Fire under the earth or Indian tricks
This bonfire is also called the Dakota hearth in honor of the American Indians of the Dakota tribe, who, apparently, invented it, not knowing the laws of aerodynamics, but simply relying on practical experience.
The Dakota hearth has many advantages:
- the flame is more intense due to good traction;
- less fuel goes;
- such a fire will burn well even in strong winds and give a uniform heating, since the flame will not be sidetracked;
- an underground fire will not give out your location with your light, and even less smoke from it;
- it is less flammable, it is easier to extinguish;
- when the fire will burn, and the flame will be extinguished, in a well-heated place, you can quite comfortably settle for the night.
As you can see, there are enough advantages, although you will have to work a little. So, your actions:
1) Dig a hole in the ground with a depth and diameter of 30 cm.
2) After retreating from its upper edge approximately 10 cm, widen the pit below to make it 50-60 cm in diameter.
3) Having departed from the main pit about 30 cm, dig up the second hole 15 cm in diameter so that it goes obliquely, diagonally to the first one, and as a result a kind of tunnel connected to it.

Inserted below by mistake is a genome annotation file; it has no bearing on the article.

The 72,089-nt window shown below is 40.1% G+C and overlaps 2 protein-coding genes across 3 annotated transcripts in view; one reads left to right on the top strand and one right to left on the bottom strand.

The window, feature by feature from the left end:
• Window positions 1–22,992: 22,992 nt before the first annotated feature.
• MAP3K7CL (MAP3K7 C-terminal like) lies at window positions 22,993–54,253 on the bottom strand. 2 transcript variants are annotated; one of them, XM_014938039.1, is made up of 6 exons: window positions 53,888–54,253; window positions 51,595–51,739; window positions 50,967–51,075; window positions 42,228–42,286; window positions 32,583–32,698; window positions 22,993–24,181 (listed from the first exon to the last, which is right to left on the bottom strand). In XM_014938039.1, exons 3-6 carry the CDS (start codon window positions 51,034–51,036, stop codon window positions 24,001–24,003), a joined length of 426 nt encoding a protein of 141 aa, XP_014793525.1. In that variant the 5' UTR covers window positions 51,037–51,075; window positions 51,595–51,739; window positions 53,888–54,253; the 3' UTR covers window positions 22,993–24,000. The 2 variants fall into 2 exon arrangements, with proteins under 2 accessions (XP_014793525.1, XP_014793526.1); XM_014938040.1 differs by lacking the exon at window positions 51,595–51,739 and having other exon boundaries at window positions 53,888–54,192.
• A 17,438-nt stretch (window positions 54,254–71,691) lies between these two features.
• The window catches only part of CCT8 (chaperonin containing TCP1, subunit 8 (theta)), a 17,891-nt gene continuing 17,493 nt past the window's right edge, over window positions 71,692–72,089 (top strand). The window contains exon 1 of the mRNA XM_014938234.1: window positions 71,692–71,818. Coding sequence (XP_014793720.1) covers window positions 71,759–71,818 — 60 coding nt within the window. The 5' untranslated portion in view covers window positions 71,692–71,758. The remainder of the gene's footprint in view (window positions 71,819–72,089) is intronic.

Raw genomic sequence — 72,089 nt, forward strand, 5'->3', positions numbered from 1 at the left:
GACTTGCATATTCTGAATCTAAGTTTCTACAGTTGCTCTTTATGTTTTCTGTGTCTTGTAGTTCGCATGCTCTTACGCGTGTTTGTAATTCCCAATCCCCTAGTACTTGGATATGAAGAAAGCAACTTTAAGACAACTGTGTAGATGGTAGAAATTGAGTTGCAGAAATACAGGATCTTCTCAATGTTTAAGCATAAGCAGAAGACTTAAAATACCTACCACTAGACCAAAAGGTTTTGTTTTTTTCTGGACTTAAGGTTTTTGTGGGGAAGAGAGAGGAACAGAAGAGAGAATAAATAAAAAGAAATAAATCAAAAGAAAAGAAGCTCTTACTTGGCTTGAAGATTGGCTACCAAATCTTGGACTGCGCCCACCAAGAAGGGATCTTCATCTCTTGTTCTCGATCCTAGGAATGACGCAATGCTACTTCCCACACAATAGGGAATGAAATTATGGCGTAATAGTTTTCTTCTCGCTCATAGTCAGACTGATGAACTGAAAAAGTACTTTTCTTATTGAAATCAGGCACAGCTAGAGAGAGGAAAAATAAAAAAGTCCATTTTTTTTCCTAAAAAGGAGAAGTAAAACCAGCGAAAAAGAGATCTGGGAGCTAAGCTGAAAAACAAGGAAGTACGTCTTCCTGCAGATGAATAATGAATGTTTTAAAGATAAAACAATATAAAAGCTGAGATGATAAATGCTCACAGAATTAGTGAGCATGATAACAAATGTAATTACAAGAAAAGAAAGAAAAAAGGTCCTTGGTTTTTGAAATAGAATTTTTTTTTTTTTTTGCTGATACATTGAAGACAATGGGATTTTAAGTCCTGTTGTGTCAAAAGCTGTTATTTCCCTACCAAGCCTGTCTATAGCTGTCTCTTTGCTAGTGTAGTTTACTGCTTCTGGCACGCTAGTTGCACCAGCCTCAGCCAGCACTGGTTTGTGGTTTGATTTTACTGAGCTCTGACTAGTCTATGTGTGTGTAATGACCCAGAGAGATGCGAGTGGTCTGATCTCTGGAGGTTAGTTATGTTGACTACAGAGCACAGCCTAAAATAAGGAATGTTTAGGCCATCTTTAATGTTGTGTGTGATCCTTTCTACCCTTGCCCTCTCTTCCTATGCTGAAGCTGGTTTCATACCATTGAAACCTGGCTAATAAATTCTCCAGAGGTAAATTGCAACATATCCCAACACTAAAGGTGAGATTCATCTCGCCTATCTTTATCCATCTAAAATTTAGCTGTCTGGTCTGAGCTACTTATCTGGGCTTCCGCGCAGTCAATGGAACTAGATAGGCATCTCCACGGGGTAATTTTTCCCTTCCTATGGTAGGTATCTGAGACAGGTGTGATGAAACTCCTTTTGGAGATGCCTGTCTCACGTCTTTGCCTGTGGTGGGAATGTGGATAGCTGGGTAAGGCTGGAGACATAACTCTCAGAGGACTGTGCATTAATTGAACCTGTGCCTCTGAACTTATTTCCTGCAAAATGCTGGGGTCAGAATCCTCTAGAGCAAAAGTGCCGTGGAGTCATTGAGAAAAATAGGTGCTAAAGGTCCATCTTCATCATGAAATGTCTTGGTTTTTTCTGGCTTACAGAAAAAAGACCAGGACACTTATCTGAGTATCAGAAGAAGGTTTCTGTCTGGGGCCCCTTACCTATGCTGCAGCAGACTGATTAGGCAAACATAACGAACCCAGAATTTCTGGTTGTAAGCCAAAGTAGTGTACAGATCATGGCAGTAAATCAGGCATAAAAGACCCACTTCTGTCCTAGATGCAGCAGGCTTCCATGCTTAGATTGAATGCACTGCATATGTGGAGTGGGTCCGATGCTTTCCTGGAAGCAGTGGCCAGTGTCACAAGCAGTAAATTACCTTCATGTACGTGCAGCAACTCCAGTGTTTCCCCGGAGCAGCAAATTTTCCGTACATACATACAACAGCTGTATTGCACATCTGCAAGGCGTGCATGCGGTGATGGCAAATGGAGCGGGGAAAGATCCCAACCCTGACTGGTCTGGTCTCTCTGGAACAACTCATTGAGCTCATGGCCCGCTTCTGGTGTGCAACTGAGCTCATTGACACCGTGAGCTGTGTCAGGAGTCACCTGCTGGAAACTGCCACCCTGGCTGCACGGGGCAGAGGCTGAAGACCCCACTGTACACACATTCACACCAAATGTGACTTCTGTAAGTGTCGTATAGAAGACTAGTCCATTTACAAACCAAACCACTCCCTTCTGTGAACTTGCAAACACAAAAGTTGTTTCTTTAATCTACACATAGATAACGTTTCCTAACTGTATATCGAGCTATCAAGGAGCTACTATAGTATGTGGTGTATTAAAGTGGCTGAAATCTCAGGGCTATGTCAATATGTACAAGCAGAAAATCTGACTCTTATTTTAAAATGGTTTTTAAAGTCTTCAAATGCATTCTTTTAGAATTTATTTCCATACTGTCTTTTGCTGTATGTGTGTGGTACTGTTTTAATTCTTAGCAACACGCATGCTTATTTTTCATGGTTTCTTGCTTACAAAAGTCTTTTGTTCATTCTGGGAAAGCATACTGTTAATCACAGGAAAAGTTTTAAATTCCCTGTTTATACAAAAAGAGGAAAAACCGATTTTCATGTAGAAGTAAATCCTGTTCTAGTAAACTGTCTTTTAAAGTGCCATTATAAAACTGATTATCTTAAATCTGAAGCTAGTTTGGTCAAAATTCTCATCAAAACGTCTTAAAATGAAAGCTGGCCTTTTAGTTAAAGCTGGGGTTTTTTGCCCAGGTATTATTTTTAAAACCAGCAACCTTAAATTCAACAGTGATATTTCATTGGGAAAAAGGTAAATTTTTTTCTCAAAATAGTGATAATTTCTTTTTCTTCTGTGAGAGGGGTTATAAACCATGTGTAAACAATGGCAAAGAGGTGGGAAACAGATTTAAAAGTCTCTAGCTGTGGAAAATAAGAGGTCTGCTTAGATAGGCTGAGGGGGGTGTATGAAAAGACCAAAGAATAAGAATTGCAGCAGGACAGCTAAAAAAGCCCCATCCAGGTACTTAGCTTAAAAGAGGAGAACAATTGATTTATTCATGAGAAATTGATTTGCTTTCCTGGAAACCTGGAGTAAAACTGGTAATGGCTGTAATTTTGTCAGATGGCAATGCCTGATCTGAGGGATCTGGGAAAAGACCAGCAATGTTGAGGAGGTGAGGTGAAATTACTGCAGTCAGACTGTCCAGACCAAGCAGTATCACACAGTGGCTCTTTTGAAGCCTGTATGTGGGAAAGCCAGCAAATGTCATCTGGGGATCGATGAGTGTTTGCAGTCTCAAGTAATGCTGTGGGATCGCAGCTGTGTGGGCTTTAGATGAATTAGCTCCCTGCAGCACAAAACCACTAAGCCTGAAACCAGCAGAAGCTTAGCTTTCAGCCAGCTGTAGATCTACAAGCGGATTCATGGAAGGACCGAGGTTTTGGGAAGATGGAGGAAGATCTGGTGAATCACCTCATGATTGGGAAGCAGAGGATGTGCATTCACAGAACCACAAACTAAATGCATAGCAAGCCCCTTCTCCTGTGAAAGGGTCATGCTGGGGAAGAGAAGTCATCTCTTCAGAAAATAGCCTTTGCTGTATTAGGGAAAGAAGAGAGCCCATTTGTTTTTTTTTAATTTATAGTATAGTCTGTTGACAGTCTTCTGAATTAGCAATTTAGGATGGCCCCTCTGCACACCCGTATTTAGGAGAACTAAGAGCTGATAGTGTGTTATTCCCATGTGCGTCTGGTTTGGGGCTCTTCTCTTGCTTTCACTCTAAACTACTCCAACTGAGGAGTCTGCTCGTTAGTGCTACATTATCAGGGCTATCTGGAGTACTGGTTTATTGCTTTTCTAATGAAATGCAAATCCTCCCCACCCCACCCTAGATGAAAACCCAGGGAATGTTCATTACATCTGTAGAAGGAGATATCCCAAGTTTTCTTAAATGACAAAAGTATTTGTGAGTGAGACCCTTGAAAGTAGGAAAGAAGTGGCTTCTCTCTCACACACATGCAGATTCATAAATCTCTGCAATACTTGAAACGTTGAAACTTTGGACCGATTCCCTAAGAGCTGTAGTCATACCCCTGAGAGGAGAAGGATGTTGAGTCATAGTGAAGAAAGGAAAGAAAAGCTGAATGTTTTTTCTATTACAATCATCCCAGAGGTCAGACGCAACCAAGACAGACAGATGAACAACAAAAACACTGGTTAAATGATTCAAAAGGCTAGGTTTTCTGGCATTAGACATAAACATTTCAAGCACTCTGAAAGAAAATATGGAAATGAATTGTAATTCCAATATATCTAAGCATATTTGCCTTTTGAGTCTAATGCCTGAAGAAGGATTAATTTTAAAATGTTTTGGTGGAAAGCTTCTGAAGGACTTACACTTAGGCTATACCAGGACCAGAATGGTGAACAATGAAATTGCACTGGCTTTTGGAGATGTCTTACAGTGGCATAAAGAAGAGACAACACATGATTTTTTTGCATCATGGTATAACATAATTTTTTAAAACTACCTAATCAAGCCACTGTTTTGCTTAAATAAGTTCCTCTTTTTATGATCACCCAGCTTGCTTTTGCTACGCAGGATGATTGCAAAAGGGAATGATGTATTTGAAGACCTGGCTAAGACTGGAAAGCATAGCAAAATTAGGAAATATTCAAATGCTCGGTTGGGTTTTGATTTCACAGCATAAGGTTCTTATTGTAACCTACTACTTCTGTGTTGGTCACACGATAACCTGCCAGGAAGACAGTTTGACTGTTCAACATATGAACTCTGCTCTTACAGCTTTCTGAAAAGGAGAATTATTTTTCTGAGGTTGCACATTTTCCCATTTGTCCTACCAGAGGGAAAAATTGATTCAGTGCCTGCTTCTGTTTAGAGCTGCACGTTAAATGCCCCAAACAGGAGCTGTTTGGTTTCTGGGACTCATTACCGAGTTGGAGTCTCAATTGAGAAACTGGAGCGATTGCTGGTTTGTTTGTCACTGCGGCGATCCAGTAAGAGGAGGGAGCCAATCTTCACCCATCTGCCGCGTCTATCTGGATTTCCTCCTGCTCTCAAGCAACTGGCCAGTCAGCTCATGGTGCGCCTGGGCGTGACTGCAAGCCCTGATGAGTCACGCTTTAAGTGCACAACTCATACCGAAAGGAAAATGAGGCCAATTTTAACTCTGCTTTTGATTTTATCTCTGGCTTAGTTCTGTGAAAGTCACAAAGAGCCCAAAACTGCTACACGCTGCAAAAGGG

4) Put firewood on the bottom of the main pit and make a fire. Due to the fact that we got a kind of wind tunnel, even if curved, from the main pit the flame and smoke will go vertically upwards, and the additional pit will create a suction moment that will ensure air is drawn in to the wood through the tunnel. To further increase traction, it is better to dig an extra hole on the windward side.
5) And then you have several options:
- if the boiler or other cooking container is larger than the main pit, you can simply put it on top of it;
- you can put an iron lattice on top of it and put containers of a smaller diameter on it than the hole in the pit (for example, a kettle);
- You can put an iron sheet and thereby build a hob;
- if you don’t have any of this, you can simply take a strong stick, push it into the ground with one end, place a forked knot under it so that it holds the stick securely at the angle you need and hang a kettle or kettle on the end of the stick so that its bottom was just above the hearth hole.
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